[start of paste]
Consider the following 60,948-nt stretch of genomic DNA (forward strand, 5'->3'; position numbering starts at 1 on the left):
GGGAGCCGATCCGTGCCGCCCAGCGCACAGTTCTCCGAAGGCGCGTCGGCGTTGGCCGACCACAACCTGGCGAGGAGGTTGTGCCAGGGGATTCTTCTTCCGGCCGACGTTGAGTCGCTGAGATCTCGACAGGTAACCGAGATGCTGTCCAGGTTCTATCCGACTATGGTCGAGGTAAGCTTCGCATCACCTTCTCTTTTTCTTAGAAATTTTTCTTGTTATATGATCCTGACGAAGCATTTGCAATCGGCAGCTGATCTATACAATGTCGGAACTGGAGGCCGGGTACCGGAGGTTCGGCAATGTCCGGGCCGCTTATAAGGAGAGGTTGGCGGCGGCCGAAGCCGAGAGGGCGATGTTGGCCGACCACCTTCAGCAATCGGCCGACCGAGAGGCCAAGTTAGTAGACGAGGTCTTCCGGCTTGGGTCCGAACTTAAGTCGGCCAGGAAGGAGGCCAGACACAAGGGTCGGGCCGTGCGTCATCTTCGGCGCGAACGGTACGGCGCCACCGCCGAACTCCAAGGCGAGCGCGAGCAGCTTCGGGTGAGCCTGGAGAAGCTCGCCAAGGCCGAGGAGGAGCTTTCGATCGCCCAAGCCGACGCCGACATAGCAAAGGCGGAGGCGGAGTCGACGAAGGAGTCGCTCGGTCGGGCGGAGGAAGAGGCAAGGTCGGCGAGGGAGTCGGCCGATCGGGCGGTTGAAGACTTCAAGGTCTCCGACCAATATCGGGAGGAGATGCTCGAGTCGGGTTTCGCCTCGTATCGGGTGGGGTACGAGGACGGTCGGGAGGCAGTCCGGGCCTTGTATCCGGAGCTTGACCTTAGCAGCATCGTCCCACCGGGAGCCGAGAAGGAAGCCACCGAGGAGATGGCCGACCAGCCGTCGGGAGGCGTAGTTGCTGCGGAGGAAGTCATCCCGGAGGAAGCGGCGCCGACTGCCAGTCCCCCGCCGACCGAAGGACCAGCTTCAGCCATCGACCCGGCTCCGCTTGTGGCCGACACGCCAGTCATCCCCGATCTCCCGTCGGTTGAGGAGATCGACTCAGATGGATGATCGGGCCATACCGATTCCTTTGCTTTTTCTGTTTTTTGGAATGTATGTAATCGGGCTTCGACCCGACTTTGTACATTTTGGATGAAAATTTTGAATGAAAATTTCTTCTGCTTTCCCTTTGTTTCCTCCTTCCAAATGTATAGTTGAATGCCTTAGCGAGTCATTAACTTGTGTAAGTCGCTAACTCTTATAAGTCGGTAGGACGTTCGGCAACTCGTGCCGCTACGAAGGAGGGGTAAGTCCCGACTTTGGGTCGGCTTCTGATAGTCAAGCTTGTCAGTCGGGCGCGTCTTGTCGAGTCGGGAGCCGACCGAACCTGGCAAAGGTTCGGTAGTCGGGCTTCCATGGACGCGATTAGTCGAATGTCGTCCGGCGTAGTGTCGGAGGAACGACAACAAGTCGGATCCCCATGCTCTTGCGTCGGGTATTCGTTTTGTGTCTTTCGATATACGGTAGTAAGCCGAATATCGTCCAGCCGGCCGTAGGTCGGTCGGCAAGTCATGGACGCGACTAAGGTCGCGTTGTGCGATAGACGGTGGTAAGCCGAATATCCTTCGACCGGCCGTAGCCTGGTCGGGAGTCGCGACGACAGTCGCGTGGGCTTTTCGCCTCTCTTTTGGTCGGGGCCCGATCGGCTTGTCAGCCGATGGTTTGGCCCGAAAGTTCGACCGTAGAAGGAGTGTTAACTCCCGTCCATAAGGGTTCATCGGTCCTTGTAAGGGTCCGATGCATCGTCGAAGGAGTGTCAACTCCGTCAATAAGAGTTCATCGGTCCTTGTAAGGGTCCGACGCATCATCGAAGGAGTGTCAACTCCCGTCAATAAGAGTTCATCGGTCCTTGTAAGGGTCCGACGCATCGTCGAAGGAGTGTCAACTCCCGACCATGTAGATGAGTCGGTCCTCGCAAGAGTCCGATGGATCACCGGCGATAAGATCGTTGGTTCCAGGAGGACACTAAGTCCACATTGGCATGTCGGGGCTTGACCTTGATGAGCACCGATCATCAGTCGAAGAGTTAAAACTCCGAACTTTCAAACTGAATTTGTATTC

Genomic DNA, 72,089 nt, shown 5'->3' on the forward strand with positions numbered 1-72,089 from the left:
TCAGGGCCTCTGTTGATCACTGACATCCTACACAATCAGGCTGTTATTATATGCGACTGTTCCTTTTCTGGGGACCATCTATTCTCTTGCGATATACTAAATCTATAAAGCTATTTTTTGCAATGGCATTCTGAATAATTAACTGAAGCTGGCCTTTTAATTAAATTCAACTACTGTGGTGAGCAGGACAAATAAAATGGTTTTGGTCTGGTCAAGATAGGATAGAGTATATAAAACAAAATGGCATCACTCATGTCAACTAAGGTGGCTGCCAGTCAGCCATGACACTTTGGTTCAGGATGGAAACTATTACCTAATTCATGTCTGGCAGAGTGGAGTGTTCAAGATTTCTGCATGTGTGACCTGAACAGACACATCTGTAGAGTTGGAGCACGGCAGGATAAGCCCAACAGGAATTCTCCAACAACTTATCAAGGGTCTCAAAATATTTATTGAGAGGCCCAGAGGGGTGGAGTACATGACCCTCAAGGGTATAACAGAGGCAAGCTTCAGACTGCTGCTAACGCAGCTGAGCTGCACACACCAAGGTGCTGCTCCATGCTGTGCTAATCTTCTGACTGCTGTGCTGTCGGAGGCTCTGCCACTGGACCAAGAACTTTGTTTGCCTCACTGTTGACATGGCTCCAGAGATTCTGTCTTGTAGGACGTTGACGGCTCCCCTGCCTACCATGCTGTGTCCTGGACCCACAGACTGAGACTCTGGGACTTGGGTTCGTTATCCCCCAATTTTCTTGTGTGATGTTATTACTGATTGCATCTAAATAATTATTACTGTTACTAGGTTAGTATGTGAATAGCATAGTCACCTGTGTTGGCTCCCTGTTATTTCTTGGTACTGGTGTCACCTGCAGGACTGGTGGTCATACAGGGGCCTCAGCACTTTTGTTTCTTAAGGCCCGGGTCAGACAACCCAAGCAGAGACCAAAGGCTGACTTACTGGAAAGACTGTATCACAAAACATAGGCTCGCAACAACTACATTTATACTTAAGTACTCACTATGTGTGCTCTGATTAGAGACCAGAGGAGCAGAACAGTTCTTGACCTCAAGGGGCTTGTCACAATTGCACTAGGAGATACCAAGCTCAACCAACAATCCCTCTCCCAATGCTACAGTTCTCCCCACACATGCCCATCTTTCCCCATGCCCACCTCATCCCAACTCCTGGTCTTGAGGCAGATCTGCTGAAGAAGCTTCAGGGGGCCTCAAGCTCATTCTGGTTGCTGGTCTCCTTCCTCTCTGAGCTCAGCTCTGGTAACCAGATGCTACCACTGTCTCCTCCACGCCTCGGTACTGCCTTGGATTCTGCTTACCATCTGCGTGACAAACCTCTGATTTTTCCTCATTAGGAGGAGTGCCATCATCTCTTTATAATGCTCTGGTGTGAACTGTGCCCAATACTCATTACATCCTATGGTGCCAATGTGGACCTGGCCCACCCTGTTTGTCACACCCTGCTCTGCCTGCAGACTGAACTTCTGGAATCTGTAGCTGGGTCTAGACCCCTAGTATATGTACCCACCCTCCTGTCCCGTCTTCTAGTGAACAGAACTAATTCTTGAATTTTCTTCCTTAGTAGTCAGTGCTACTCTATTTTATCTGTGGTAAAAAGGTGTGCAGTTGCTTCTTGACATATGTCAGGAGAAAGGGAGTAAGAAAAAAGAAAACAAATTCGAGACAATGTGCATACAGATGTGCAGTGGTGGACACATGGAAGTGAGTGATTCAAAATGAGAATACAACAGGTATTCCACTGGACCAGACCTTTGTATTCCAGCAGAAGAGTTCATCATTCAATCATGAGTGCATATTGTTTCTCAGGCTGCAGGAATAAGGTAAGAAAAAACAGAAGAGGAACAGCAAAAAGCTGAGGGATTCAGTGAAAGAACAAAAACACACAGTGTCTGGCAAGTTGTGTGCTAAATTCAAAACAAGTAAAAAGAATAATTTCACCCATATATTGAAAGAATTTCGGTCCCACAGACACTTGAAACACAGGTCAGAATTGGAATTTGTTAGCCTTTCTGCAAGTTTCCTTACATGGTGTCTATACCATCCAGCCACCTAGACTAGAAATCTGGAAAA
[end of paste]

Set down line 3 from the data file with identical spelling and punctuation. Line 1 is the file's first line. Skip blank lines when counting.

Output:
Genomic DNA, 72,089 nt, shown 5'->3' on the forward strand with positions numbered 1-72,089 from the left: